Most buffs and fans of Alfred Hitchcock point to 39 STEPS or LADY VANISHES as
his best work before he hit Hollywood in 1940. SABOTAGE is really the first
time we see a pure thriller, specifically a spy thriller, which became
so commonplace throughout the master's career. The main character is an
undercover agent, looking to break up a ring of saboteurs bent on destroying
London. Hitch places the head villain within, what else, a cinema,
something that adds to the already rich atmosphere. The film was also shot
on location, an oddity for Hitch.
Check out the camera movements and use of shadows in regard to the villain (played by a creepy looking Oscar Homolka). They reveal a lot to us the viewer and lead us to hope for his wife to figure it all out. An ominous image of London falling is depicted from the point of view of Oscar. This is pretty basic stuff, but, considering how old the film is, it still packs a punch. The scene on the bus, where a young boy carries a film tin which may or may not carry a bomb is extremely suspenseful and well-done. We even see a British crowd in the movie theater watching a Disney flick (which is well noted in the opening credits).
1934's THE MAN WHO KNEW TOO MUCH was an effective early thriller, better than the 1956 remake, however, this is the film to start with if studying Hitchcock's career. You may find yourself preferring some of his British films, like MAN WHO KNEW, to his work in Hollywood. SABOTAGE provides the goods for the first time.
"Sabotage" is one of a series of six films in the mid 1930s that firmly
created the public image of Alfred Hitchcock as a major film director
and artist. The others were "The Man Who Knew Too Much" (1934), "The
Secret Agent", "The Thirty-Nine Steps", "Young and Innocent", and "The
Lady Vanishes". The films caught attention in American (especially "The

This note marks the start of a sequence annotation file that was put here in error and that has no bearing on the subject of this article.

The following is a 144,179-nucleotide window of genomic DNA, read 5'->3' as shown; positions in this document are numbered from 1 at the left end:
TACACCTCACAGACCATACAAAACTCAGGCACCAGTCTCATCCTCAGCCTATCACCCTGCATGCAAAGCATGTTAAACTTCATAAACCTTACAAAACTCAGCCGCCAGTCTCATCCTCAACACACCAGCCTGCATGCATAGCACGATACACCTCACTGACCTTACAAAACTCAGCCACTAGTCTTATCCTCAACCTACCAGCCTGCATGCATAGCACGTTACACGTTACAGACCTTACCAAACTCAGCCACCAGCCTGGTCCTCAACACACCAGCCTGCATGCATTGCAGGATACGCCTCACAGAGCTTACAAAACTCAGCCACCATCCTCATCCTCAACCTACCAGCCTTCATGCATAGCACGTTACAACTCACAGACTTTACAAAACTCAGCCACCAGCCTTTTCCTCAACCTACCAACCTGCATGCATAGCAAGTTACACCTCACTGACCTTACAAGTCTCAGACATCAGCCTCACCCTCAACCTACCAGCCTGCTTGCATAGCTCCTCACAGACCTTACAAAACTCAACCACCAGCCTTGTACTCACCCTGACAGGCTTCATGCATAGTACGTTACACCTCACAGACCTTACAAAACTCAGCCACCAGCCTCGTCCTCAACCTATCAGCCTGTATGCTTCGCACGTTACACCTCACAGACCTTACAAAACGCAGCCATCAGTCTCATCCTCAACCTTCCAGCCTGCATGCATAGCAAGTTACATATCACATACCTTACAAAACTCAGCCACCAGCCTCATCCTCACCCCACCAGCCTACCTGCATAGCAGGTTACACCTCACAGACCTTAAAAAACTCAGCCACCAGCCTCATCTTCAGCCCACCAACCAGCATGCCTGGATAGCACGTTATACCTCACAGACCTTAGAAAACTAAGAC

Thirty-Nine Steps" and "The Lady Vanishes"), and Hitchcock was invited
to come to America by David Selznick, who would be his producer from
The other comments on this film have pointed out some of the best moments, such as the explosion scene and the death of Verloc (Oskar Homolka). The film was quite well made, but the film had to be modernized for it's 1937 audiences. Although the foreign power that is behind Homolka's gang is never mentioned, a 1937 audience would have probably considered it was Nazi Germany (which was the suggested enemy in "The Lady Vanishes", and "The Thirty-Nine Steps". In the original story Verloc is acting for the government of Tsarist Russia, who has sent a high ranking official to London to tell Verloc to commit a terrorist act (to spur anti-Immigrant feelings in London). Verloc does not run a cinema (as in the movie - the novel came out in 1907), but a small store. However, he does sell contraceptive devices, which Conrad hints at but doesn't name. Verloc lives in a fool's paradise with his wife Winnie and her simple-minded brother. He thinks that his wife adores him, but she only tolerates him for the sake of giving her brother a home. When Verloc's plan destroys the brother, it destroys the household. Verloc's world is that of the foreign anarchists in London, none of whom are worthy of the respect their breast beating comments make them think they deserve. One of them is at total war with society, and wears an outfit that a modern suicide bomber would not find amiss (this character is kept in the film, but his impact is reduced by script changes). In the novel, when this "brave" anarchist goes out into the public wearing his booby-trapped coat, he suddenly sees the vast multitudes in the street and realizes that no matter how many he kills or maims thousands and millions will replace them - and nobody will replace him! Conrad's "The Secret Agent" was called the most completely ironic novel in English. If not it comes close, and is possibly his best novel ("Lord Jim" and "Nostromo" may be better). The twisted irony of the plot (for all the destruction nothing really changes) is first rate in the writing, but it does not translate too well in this film version. Watch the film for Hitchcock's touches and his directing of Homolka, Sylvia Sydney, and the rest. But read the novel by Conrad for the real treat.